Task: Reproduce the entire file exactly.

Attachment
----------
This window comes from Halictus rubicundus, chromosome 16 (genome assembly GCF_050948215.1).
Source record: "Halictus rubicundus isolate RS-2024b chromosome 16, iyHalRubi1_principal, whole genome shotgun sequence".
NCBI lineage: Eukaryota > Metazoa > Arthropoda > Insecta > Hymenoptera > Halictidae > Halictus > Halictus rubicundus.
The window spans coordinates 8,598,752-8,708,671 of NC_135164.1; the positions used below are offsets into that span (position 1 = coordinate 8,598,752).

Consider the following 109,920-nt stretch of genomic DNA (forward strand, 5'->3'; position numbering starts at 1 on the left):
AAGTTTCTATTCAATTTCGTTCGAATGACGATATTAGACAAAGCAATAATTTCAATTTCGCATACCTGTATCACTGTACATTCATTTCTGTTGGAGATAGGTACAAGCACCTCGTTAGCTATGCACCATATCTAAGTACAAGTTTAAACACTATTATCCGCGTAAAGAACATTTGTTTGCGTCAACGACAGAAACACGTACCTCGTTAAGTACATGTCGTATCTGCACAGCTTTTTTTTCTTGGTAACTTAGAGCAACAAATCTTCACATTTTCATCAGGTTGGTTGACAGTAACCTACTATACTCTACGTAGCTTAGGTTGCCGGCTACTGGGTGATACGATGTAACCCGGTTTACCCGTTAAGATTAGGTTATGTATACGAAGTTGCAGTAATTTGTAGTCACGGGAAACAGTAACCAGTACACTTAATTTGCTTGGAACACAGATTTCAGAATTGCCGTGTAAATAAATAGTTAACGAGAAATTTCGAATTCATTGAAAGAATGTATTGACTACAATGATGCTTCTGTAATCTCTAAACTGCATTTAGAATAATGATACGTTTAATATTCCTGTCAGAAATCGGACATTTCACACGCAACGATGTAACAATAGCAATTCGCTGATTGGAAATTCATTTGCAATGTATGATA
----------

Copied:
This window comes from Halictus rubicundus, chromosome 16 (genome assembly GCF_050948215.1).
Source record: "Halictus rubicundus isolate RS-2024b chromosome 16, iyHalRubi1_principal, whole genome shotgun sequence".
NCBI lineage: Eukaryota > Metazoa > Arthropoda > Insecta > Hymenoptera > Halictidae > Halictus > Halictus rubicundus.
The window spans coordinates 8,598,752-8,708,671 of NC_135164.1; the positions used below are offsets into that span (position 1 = coordinate 8,598,752).

Consider the following 109,920-nt stretch of genomic DNA (forward strand, 5'->3'; position numbering starts at 1 on the left):
AAGTTTCTATTCAATTTCGTTCGAATGACGATATTAGACAAAGCAATAATTTCAATTTCGCATACCTGTATCACTGTACATTCATTTCTGTTGGAGATAGGTACAAGCACCTCGTTAGCTATGCACCATATCTAAGTACAAGTTTAAACACTATTATCCGCGTAAAGAACATTTGTTTGCGTCAACGACAGAAACACGTACCTCGTTAAGTACATGTCGTATCTGCACAGCTTTTTTTTCTTGGTAACTTAGAGCAACAAATCTTCACATTTTCATCAGGTTGGTTGACAGTAACCTACTATACTCTACGTAGCTTAGGTTGCCGGCTACTGGGTGATACGATGTAACCCGGTTTACCCGTTAAGATTAGGTTATGTATACGAAGTTGCAGTAATTTGTAGTCACGGGAAACAGTAACCAGTACACTTAATTTGCTTGGAACACAGATTTCAGAATTGCCGTGTAAATAAATAGTTAACGAGAAATTTCGAATTCATTGAAAGAATGTATTGACTACAATGATGCTTCTGTAATCTCTAAACTGCATTTAGAATAATGATACGTTTAATATTCCTGTCAGAAATCGGACATTTCACACGCAACGATGTAACAATAGCAATTCGCTGATTGGAAATTCATTTGCAATGTATGATA